The matter first came on for hearing before a single justice on December 10, 1976. None of the requested relief was granted by him. Nevertheless, the plaintiff and many retailers similarly affected by the statute, opened for business on the two subsequent Sundays, December 12 [372 Mass. 426] and 19. Such business establishments became the subject of over 300 criminal complaints now pending in the District Courts. 5 The record indicates that the plaintiff did not open after Sunday, December 19, that is, after the end of the so called Christmas shopping season. 6 On December 24, the single justice certified a class represented by Zayre Corp. consisting of 'retailers who wish to open for business on Sundays' and the case was thereupon reserved and reported without decision to the full court on a statement of agreed facts, appendix and briefs. 7

The statement of agreed facts shows that the plaintiff is a Delaware corporation which operates thirty-four retail discount department stores in Massachusetts, with usual places of business in Natick and Framingham. The plaintiff also sells a wide variety of merchandise some of which is clearly within the exemptions of G.L. c. 136, § 6, others of which are arguably so, but the great majority of which, in terms of quantity and sales volume, are items whose sale on Sunday is prohibited by § 5. 8

The members of the plaintiff class include, but are not limited to, various department stores, discount, hardware and home supply stores and the like. The members of the class are typically located in shopping centers, downtown and suburban business areas and 'free-standing areas adjacent to highways.' A department store in the class may employ over 150 employes, of which 80 to 100 may be working at any given time. Other members of the class may have only two or three employees. Prior to November 28, the class members typically observed the provision of § 5.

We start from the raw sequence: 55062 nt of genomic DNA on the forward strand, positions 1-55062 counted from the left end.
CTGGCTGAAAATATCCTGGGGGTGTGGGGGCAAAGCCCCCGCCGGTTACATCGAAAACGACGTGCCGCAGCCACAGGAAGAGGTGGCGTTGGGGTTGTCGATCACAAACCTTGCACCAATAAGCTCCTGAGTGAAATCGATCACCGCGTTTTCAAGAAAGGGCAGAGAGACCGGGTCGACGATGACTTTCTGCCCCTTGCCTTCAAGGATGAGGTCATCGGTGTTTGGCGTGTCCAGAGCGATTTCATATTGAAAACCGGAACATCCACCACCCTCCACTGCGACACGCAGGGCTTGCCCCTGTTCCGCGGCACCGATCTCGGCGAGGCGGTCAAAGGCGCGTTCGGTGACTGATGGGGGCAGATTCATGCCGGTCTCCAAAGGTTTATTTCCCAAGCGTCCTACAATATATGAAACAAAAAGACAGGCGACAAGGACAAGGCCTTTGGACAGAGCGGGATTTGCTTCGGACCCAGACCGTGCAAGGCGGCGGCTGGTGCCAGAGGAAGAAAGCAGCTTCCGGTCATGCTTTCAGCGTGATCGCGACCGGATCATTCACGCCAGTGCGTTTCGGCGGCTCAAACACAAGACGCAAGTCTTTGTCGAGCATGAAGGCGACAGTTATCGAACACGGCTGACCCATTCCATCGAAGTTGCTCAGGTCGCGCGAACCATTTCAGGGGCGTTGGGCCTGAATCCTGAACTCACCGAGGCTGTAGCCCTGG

The gravamen of the plaintiff's argument is not only that the entire scheme of exemptions is arbitrary and not rationally related to a legitimate State purpose, but also that certain types of stores, in particular health and sanitary supply stores (sometimes called health and beauty aid stores), as well as certain gift stores, are able to operate freely on Sunday, either due to the exemptions in the statute or the pattern of local law enforcement. As such the claim is that the statute operates in an arbitrary or irrational manner. As evidence of this, the plaintiff points to the statement of agreed facts which shows that in so far as the health and beauty aid stores are concerned, they tend to be located in areas coextensive with those of the members of the plaintiff class and typically employ two to four employees on Sunday. Some, but not all, of these stores rope off or cover areas containing nonexempt merchandise.

So far as the so called gift stores are concerned, the parties agreed that the merchandise in those stores was different to some extent than merchandise sold by the plaintiff, but were unable to agree that the goods sold in these stores were within the exemption of G.L. c. 136, § 6(29). It appears that members of the plaintiff class sell some items similar to those sold in gift stores. It was agreed that these gift stores typically are open on Sunday, have not been prosecuted for violations of § 5 and generally do not rope off or cover up prohibited classes of merchandise on Sunday. 9